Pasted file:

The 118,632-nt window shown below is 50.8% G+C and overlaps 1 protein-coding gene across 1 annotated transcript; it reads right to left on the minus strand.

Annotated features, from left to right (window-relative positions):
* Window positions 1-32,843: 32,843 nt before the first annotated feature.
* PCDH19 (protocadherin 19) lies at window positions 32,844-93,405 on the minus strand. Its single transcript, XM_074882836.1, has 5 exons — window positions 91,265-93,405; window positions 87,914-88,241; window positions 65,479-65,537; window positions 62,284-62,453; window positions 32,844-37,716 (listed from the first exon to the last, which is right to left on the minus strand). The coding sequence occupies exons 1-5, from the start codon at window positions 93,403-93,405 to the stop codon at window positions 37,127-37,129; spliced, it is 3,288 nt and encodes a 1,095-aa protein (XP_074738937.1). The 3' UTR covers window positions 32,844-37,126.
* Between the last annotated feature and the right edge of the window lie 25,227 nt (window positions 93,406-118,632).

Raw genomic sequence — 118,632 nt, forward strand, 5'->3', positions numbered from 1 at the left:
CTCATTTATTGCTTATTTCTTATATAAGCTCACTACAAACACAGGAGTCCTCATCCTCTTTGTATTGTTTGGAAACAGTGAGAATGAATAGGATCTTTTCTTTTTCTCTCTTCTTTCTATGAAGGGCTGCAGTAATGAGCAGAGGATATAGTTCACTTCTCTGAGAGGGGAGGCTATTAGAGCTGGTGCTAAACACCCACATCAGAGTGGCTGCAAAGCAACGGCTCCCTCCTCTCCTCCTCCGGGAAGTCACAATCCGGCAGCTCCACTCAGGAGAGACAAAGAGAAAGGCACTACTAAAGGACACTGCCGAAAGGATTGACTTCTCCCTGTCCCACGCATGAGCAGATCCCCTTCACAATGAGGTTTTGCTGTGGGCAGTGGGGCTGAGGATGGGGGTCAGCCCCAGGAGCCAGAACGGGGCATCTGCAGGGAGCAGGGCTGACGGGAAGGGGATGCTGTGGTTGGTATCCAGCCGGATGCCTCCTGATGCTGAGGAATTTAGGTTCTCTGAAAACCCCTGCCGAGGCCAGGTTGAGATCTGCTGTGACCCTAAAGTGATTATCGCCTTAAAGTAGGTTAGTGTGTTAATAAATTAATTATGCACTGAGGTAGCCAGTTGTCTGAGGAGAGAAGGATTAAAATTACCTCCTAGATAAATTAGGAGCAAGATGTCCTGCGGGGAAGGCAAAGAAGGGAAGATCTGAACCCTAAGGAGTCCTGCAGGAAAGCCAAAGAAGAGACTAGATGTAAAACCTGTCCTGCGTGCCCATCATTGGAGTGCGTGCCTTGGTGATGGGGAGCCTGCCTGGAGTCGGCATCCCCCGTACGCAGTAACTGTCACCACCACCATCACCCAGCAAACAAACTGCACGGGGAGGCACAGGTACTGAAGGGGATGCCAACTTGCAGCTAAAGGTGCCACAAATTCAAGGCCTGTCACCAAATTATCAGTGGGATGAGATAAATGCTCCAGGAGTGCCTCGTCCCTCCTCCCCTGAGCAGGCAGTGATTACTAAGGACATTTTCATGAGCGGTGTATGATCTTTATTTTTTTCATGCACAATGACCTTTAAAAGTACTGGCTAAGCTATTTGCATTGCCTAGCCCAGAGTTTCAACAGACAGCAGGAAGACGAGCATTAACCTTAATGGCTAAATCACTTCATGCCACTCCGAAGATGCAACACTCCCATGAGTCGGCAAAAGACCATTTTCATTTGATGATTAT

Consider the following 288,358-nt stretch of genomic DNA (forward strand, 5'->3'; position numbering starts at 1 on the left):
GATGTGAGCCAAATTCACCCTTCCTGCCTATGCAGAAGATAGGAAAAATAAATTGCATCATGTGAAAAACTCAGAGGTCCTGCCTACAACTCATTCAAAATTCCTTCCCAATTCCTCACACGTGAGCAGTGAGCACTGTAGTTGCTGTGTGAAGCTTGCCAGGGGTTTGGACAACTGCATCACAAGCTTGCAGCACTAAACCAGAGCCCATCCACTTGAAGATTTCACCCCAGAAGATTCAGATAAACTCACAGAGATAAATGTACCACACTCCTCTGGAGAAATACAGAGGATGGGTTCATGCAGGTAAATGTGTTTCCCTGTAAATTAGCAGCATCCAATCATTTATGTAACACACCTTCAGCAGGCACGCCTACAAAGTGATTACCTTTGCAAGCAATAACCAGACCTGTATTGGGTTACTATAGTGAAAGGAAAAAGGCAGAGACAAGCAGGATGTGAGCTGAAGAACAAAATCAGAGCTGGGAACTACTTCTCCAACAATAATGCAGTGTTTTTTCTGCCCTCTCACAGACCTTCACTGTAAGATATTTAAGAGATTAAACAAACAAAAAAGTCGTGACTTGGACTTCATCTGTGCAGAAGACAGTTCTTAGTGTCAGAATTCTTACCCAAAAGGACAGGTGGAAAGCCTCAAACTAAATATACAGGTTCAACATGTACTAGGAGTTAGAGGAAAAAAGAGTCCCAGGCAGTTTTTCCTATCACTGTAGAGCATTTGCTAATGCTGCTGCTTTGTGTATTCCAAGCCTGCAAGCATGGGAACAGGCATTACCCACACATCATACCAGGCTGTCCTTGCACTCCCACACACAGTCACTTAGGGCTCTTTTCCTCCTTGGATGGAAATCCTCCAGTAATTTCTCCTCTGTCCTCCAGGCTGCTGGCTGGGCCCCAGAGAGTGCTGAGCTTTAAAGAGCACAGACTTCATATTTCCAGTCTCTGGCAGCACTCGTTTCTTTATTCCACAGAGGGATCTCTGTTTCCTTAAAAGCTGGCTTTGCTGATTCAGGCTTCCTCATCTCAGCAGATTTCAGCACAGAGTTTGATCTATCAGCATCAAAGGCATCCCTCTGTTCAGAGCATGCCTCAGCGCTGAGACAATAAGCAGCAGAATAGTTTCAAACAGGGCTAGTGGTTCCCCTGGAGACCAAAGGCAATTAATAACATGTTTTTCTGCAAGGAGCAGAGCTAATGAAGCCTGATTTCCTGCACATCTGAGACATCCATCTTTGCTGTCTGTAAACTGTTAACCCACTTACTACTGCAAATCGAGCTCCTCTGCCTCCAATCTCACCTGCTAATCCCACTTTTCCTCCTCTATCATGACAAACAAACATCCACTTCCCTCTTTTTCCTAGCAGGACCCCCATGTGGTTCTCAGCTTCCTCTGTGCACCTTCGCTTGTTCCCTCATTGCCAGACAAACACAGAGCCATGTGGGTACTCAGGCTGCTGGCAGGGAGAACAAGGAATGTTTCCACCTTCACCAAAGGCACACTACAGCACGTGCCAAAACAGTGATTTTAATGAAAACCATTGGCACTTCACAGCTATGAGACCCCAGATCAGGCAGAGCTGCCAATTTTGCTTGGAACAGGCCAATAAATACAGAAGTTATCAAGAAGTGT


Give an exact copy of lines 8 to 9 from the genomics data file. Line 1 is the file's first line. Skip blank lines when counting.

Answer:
Consider the following 288,358-nt stretch of genomic DNA (forward strand, 5'->3'; position numbering starts at 1 on the left):
GATGTGAGCCAAATTCACCCTTCCTGCCTATGCAGAAGATAGGAAAAATAAATTGCATCATGTGAAAAACTCAGAGGTCCTGCCTACAACTCATTCAAAATTCCTTCCCAATTCCTCACACGTGAGCAGTGAGCACTGTAGTTGCTGTGTGAAGCTTGCCAGGGGTTTGGACAACTGCATCACAAGCTTGCAGCACTAAACCAGAGCCCATCCACTTGAAGATTTCACCCCAGAAGATTCAGATAAACTCACAGAGATAAATGTACCACACTCCTCTGGAGAAATACAGAGGATGGGTTCATGCAGGTAAATGTGTTTCCCTGTAAATTAGCAGCATCCAATCATTTATGTAACACACCTTCAGCAGGCACGCCTACAAAGTGATTACCTTTGCAAGCAATAACCAGACCTGTATTGGGTTACTATAGTGAAAGGAAAAAGGCAGAGACAAGCAGGATGTGAGCTGAAGAACAAAATCAGAGCTGGGAACTACTTCTCCAACAATAATGCAGTGTTTTTTCTGCCCTCTCACAGACCTTCACTGTAAGATATTTAAGAGATTAAACAAACAAAAAAGTCGTGACTTGGACTTCATCTGTGCAGAAGACAGTTCTTAGTGTCAGAATTCTTACCCAAAAGGACAGGTGGAAAGCCTCAAACTAAATATACAGGTTCAACATGTACTAGGAGTTAGAGGAAAAAAGAGTCCCAGGCAGTTTTTCCTATCACTGTAGAGCATTTGCTAATGCTGCTGCTTTGTGTATTCCAAGCCTGCAAGCATGGGAACAGGCATTACCCACACATCATACCAGGCTGTCCTTGCACTCCCACACACAGTCACTTAGGGCTCTTTTCCTCCTTGGATGGAAATCCTCCAGTAATTTCTCCTCTGTCCTCCAGGCTGCTGGCTGGGCCCCAGAGAGTGCTGAGCTTTAAAGAGCACAGACTTCATATTTCCAGTCTCTGGCAGCACTCGTTTCTTTATTCCACAGAGGGATCTCTGTTTCCTTAAAAGCTGGCTTTGCTGATTCAGGCTTCCTCATCTCAGCAGATTTCAGCACAGAGTTTGATCTATCAGCATCAAAGGCATCCCTCTGTTCAGAGCATGCCTCAGCGCTGAGACAATAAGCAGCAGAATAGTTTCAAACAGGGCTAGTGGTTCCCCTGGAGACCAAAGGCAATTAATAACATGTTTTTCTGCAAGGAGCAGAGCTAATGAAGCCTGATTTCCTGCACATCTGAGACATCCATCTTTGCTGTCTGTAAACTGTTAACCCACTTACTACTGCAAATCGAGCTCCTCTGCCTCCAATCTCACCTGCTAATCCCACTTTTCCTCCTCTATCATGACAAACAAACATCCACTTCCCTCTTTTTCCTAGCAGGACCCCCATGTGGTTCTCAGCTTCCTCTGTGCACCTTCGCTTGTTCCCTCATTGCCAGACAAACACAGAGCCATGTGGGTACTCAGGCTGCTGGCAGGGAGAACAAGGAATGTTTCCACCTTCACCAAAGGCACACTACAGCACGTGCCAAAACAGTGATTTTAATGAAAACCATTGGCACTTCACAGCTATGAGACCCCAGATCAGGCAGAGCTGCCAATTTTGCTTGGAACAGGCCAATAAATACAGAAGTTATCAAGAAGTGT